Well-Being’s Place in the Employee Experience
The pandemic accelerated what was already a critical topic in our profession; how will we, as PR leaders, act as trusted advisers while ensuring our well-being is a priority?
In the beginning of lockdown, we focused on survival. We took virtual yoga classes, wine tastings, and art classes, among other activities to stay active and connected.
Then, in-between COVID variants, came the off/on switch of staying at home and going to the office. At the same time, the economy was doing well, the job market opened up and employees were leaving for greener pastures.
Now we are in an awkward phase of balancing the flexibility and balance of working from home with the social and relationship-building benefits of working in person.
This sudden change has caused us to reexamine how companies are providing the right benefits and well-being support to their employees. And employees are taking that information and comparing it to prospective employers.
One thing is for certain: The pandemic has permanently changed the relationship between employees and employers.
Questions for employers
The employee’s experience at their company needs to be designed with their emotional, financial, mental and physical well-being closely in mind. That experience starts with the website, the job description, and recruiter interview, continues through the hiring, onboarding, and training process, and will ultimately be examined during employee satisfaction surveys, exit interviews, Glassdoor ratings, and the company’s financial reports.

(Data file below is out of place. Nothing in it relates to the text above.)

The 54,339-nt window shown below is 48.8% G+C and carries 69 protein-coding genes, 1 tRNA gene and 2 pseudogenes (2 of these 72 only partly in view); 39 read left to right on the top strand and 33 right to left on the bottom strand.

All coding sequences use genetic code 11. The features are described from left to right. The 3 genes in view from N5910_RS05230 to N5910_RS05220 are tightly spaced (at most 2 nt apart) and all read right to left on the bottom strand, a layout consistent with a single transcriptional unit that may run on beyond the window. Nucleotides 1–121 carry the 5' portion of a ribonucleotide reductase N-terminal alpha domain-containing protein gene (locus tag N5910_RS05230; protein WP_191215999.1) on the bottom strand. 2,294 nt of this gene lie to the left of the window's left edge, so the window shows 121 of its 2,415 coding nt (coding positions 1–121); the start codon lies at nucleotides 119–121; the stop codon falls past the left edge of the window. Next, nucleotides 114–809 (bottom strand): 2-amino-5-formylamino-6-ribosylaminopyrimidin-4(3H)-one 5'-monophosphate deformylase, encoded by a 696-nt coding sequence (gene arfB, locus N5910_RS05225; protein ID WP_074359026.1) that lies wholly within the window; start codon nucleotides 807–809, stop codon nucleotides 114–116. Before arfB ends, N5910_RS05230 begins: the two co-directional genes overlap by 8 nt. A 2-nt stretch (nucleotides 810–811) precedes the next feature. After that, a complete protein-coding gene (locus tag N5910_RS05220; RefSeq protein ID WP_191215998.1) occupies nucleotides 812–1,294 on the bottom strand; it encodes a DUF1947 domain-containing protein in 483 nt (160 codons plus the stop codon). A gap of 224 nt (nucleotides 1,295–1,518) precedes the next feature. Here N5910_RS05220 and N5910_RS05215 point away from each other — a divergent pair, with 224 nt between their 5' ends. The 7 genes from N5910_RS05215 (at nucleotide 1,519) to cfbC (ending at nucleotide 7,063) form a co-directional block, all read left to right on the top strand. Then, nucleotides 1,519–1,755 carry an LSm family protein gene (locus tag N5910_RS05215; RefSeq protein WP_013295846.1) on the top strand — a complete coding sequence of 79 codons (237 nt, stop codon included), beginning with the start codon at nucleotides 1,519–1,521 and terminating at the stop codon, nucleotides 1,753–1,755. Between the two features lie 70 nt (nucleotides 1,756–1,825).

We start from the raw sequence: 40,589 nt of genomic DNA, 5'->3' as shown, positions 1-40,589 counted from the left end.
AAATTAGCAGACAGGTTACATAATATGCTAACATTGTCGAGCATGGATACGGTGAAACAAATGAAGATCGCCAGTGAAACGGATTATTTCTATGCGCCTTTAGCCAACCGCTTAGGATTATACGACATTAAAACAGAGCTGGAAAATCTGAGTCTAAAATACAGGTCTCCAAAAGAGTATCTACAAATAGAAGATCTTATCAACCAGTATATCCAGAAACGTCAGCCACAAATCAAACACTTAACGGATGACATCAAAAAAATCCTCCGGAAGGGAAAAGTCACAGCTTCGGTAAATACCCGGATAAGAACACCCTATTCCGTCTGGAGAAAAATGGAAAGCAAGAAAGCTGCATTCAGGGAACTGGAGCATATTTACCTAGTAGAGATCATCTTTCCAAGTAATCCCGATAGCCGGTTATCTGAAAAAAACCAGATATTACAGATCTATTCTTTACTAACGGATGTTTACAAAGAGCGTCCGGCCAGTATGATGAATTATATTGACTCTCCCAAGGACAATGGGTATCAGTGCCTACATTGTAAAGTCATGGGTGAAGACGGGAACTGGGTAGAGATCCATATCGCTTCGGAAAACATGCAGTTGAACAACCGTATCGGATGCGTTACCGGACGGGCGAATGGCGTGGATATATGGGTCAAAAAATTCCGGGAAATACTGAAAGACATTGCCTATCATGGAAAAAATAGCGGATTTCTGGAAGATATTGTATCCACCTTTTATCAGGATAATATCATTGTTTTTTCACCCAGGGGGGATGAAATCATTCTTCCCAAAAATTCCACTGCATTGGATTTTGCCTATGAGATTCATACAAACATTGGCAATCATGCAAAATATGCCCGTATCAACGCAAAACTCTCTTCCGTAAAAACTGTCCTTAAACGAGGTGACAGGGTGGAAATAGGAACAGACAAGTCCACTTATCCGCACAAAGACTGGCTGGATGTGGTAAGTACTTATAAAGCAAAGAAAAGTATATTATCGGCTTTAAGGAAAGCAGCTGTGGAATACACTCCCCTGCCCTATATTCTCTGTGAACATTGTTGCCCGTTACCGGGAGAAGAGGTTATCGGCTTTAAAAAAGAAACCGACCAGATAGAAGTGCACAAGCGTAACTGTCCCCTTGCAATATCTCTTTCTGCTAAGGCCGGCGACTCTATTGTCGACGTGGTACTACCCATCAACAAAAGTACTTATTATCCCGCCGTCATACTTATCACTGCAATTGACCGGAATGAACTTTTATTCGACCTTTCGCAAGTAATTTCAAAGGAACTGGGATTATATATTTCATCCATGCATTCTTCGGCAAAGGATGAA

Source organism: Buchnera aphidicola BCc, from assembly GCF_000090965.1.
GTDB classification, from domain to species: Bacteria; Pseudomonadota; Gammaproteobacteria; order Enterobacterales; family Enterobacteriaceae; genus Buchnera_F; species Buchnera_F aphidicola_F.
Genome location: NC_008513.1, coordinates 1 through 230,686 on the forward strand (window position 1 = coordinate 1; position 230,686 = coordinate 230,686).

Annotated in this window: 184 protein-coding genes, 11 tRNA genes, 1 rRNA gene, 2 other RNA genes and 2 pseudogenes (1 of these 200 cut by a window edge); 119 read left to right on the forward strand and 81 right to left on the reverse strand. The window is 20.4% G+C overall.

Employers need to consider the questions employees are asking themselves:
• How is my life positively impacted because I work for this company?
• Money is and will continue to be the primary compensation for employees. However, we’ve witnessed people leave jobs for others at a reduced salary or stay at their companies at the cost of earning more elsewhere. Why?
• Does my manager care about me as an employee? My company places a lot of emphasis on C-level support and participation in well-being practices. From audio-only calls to email-free vacations, we continue to see members of the C-suite promoting this through internal communications and on social media channels such as LinkedIn. However, if my immediate manager doesn’t model this behavior, how do I empower myself to follow the path that’s best for my well-being?
Finally: Will addressing the above questions positively impact the company’s business goals? Let’s not dance around the obvious; companies have business goals they need to meet. Any initiative needs to have business goals in mind. Recommendations need to be research-based through first-party quantifiable and qualifiable data from your employees, designed with measurable objectives in mind, and paired with relatable, practical, and actionable tactics that will benefit the employee and employer.
This is a new era in the relationship between employee and employer. I look forward to seeing how this evolves in the coming months and years.
Be safe. Be kind. Be well.
This month’s column is an excerpt of a white paper on the topic. To learn more, please visit chasingthesunpdx.com.